Perhaps the most obvious and serious drawback of boxed wines is their quality. This isn't as much of an issue as it used to be because the original boxed wines were unquestionably inferior. This reputation follows boxed wines today even though they have improved, but "improved" doesn't mean "just as good." On the whole, boxed wines can be good wines but if you're looking for superior wines you should look at bottled wines.

Aging Wines

Another serious disadvantage of boxed wines, and one that will ensure that boxed wines cannot completely supplant bottled wines, is the fact that you can't age wines in a box. Aging wines requires the use of bottles sealed with natural cork and kept in optimum storage conditions over the course of years or even decades. Fortunately, only a small minority of wines even benefit from being aged, never mind are aged. Most wines are table wines designed to be drunk in a year or two of being bottled. Since boxed wines today can last about that long or a little less, they are well suited for the average wine.

Selection of Boxed Wines

The selection of boxed wines available for purchase in the United States is quite a lot smaller than the selection of bottled wines. This isn't an inherent flaw in boxed wines themselves, but rather a reflection of the relative popularity of boxed wines with the American public. Even if boxed wines were a lot more popular, though, it's not clear that there would be just as many boxed wines to choose from as there are wines in bottles.

Variety of Wines at Home

If you're going to drink much wine, you'll want to have a variety of wines to choose from — that way, you'll have just about any wine available to you at the spur of the moment, regardless of the occasion. This is much more difficult to achieve with boxed wines than with wine in bottles. One reason is, as mentioned above, the worse selection of boxed wines in the stores. A much more significant problem is the fact that boxed wines have so much more wine in them. Opening a bottle of wine is a short-term commitment, even for one person; opening a box of wine is a long-term commitment even for a party. There are only so many such long-term commitments you can have at home.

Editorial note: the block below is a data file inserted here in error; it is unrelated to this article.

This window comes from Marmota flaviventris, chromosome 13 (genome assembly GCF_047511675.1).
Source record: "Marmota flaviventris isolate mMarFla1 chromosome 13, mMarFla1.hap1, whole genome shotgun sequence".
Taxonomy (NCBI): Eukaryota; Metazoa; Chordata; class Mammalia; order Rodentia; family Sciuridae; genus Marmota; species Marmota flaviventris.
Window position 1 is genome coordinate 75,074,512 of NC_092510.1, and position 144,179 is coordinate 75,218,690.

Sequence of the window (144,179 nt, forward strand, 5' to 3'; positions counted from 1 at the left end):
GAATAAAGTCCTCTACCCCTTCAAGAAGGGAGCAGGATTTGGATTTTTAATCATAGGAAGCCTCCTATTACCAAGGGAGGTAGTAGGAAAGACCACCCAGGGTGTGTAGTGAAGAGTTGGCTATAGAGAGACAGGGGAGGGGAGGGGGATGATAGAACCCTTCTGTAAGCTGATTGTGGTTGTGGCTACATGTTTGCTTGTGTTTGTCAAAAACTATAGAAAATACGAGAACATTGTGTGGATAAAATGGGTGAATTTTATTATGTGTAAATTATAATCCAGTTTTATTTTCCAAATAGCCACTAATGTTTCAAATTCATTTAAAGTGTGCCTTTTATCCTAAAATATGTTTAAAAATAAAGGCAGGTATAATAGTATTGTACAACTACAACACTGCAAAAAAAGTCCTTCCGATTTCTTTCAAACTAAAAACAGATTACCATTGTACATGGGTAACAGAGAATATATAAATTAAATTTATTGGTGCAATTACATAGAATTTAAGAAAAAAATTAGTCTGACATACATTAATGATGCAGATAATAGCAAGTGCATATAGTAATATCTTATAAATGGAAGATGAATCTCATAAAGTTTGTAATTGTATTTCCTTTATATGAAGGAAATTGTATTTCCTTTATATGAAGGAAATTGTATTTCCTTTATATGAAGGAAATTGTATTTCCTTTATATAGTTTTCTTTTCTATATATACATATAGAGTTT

Trying New Wines

Anyone who enjoys wines can and should keep trying new wines — wines from different vintages, different countries, and different varieties of grapes. This is relatively easy to do with bottles of wines because even if it turns out that the wine is awful, you haven't spent too much money and/or don't have to drink much. With boxed wines, though, there is so much more wine that there is necessarily a lot more waste and a lot more risk. Fortunately a couple of wine producers are starting to distribute wine in small, single-serving boxes of wine. This will make it easier to try new wines, but only if these small boxes are used to distribute lots of different types of wine rather than just a few popular types.

Wine Style & Culture

All the other disadvantages of boxed wine involve value and practicality, so it might seem superficial to bring up the question of style. Nevertheless, one of the reasons people are attracted to and drink wine is the sense of style and history which surrounds it. Wine isn't just a liquid, but also a culture. People can partake of that style when opening a bottle of wine, pouring from a bottle of wine, and having a bottle of wine sit on the table or in an ice bucket. There's romance and history in all that, but there is no similar romance in using the twist nozzle on a box of wine.